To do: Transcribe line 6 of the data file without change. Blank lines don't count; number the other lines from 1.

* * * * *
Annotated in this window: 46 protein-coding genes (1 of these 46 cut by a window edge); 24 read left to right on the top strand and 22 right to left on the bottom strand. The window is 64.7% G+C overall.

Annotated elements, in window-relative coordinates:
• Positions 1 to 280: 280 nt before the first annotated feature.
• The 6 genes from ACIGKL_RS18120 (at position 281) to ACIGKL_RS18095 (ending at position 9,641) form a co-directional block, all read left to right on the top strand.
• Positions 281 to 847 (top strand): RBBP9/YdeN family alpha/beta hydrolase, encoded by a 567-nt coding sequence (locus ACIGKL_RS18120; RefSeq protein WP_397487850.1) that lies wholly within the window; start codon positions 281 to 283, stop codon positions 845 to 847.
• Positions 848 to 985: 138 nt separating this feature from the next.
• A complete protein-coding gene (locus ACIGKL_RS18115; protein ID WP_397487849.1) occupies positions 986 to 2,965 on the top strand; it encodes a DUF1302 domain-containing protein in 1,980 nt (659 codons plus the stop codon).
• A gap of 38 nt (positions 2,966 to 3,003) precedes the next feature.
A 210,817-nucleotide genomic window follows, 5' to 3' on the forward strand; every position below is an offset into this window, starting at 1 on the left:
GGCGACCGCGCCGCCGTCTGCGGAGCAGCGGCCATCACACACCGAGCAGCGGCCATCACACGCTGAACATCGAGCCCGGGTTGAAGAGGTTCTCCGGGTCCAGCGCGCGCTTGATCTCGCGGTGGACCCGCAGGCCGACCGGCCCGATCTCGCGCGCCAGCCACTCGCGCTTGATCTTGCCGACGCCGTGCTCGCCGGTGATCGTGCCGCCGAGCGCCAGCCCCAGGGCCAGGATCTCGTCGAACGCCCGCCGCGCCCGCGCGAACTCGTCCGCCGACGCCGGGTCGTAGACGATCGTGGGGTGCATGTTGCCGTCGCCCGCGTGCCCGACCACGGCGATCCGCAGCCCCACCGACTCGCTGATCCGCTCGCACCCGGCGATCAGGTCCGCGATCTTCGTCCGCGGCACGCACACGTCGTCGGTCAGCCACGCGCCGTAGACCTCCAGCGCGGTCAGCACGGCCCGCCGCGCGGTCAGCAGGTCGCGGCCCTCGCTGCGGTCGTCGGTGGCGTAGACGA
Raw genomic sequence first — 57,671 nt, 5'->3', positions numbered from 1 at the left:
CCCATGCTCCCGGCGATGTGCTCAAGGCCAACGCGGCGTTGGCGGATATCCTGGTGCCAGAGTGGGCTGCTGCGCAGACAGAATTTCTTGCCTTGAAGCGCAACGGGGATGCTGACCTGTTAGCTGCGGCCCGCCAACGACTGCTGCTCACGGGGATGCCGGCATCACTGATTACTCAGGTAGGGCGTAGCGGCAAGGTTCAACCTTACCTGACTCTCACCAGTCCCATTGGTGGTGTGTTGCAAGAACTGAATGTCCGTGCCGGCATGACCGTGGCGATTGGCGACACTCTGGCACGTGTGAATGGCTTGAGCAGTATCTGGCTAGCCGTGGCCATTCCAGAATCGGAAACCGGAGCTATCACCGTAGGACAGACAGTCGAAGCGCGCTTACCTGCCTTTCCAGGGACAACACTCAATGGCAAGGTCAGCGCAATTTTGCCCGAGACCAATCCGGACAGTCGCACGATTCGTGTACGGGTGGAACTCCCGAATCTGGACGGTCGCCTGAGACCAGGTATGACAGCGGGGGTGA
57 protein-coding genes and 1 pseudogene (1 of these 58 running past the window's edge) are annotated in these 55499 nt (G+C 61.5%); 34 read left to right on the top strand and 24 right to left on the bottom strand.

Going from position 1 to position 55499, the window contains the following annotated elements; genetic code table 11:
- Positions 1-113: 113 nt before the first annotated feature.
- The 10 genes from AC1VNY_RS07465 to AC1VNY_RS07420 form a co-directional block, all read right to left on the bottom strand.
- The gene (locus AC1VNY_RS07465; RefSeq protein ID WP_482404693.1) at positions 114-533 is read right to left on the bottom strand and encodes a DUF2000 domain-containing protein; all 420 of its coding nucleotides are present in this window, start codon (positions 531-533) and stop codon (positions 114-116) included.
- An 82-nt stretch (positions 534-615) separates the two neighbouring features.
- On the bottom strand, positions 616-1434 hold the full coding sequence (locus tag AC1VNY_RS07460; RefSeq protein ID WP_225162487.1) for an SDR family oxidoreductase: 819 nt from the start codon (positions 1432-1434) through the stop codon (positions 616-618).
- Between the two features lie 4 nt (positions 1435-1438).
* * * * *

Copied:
• Positions 848 to 985: 138 nt separating this feature from the next.